For the first time since the year began, I shrugged off my jacket and stood with shoulders bared beneath the strength of springtime sun. And how it glistened – off my fierce red hair, off the green and terracotta domes, off the glazed Turkish tiles, off the spotlessly clean streets, off the churning gray Danube – a myriad of colours bound by new-found saturation.
Every corner turned, another fairy tale: Sleeping Beauty resting in the Gothic parliament, a hooded eagle perching in the square, a Little Princess lost to endless games. We wandered along the balustrades of white-marble sandcastles, a mer-queen’s stately home, and looked down on the rooftops: the Gothic, the Baroque, the rounded, colored shingles like other-worldly scales. Later, in the bath house, we reclined like Emporers and drifted in a Roman fountain, drinking in the warmth.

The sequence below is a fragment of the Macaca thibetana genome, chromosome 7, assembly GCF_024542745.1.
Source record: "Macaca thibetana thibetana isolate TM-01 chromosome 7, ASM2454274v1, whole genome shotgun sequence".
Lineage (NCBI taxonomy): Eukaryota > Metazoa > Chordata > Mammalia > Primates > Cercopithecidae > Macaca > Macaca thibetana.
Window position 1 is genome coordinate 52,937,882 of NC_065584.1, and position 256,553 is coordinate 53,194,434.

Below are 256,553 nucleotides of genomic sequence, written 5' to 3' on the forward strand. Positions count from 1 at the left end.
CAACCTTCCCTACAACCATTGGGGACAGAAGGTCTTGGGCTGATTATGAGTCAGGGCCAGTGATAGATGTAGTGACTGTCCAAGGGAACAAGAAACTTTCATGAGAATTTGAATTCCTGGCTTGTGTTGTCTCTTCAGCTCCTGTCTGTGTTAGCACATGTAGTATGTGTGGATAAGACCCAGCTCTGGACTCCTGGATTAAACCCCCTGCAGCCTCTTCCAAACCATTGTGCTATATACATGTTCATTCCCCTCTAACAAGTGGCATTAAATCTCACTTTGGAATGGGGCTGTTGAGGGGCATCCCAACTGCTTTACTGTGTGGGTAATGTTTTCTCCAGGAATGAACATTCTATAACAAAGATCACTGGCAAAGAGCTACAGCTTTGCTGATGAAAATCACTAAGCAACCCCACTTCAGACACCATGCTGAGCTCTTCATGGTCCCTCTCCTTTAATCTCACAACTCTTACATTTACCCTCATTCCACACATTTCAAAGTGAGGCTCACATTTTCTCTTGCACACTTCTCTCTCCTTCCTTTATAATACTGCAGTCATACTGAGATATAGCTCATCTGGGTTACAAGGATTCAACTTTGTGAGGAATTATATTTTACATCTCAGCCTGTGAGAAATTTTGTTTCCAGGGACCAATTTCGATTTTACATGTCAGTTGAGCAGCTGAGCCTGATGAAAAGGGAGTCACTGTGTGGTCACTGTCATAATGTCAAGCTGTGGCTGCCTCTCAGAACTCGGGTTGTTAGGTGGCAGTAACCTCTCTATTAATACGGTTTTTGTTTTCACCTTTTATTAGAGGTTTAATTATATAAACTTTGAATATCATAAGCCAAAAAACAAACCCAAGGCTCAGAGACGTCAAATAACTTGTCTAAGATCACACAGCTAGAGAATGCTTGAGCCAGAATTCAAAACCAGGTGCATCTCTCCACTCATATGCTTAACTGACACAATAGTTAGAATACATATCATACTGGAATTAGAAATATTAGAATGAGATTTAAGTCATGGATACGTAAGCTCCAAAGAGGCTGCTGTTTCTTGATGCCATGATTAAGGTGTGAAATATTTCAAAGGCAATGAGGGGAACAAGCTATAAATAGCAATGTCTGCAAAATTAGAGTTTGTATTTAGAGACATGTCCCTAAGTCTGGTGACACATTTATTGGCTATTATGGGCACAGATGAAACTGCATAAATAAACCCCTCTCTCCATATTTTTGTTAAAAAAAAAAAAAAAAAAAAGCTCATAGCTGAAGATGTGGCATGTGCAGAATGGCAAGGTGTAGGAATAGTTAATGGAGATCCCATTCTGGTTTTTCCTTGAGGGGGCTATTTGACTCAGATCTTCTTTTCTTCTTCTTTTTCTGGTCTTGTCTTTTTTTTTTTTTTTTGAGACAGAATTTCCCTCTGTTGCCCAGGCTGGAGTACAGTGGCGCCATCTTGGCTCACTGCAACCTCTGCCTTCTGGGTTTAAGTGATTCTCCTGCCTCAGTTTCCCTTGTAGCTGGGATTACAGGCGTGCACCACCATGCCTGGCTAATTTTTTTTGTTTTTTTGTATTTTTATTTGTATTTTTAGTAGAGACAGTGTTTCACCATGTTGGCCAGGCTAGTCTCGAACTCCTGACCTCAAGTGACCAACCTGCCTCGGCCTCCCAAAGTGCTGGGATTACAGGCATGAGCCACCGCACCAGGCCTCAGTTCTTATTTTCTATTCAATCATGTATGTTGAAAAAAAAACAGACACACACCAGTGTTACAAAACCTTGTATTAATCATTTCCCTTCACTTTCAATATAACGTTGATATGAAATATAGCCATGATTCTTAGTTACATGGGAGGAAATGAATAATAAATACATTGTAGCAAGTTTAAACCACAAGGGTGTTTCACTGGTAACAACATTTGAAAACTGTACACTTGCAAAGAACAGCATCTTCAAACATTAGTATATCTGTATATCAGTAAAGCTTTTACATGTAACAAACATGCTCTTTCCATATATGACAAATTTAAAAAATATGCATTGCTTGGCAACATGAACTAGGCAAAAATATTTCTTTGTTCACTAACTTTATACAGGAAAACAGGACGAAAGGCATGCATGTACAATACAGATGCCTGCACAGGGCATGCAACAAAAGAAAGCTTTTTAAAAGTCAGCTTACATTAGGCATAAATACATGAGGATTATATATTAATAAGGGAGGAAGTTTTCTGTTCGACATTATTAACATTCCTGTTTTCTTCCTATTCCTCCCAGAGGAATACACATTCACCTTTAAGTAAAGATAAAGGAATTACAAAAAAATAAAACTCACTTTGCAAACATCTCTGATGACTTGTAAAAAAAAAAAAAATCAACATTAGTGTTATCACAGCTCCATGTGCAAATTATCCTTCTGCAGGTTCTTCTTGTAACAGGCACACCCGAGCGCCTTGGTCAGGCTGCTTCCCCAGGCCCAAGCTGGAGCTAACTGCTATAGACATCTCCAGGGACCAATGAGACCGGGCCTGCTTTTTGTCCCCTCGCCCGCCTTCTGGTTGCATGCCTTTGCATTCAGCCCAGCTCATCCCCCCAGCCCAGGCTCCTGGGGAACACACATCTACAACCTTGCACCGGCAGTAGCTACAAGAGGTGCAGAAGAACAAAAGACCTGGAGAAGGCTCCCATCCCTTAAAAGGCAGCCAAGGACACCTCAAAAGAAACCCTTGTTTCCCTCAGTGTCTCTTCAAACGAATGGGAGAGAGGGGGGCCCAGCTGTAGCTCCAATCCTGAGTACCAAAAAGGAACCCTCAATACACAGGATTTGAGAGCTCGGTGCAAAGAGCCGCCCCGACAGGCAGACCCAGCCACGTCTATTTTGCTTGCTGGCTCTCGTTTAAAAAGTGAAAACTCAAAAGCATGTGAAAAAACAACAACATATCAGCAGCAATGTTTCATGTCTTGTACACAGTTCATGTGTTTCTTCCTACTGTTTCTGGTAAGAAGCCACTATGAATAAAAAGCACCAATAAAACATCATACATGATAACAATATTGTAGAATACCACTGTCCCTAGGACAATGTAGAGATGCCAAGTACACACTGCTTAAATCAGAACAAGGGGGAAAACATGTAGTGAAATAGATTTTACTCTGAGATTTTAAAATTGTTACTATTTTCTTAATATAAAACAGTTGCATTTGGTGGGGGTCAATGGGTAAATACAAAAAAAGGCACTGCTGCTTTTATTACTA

The Celts, the Romans, the Mongols, the sons of Attila the Hun, French kings, Turkish Sultans, Habsburgs, Hungarians. A lazy Easter afternoon beer crawl along the promenade becomes a trip around the world. Or a world. Or a story-book about one.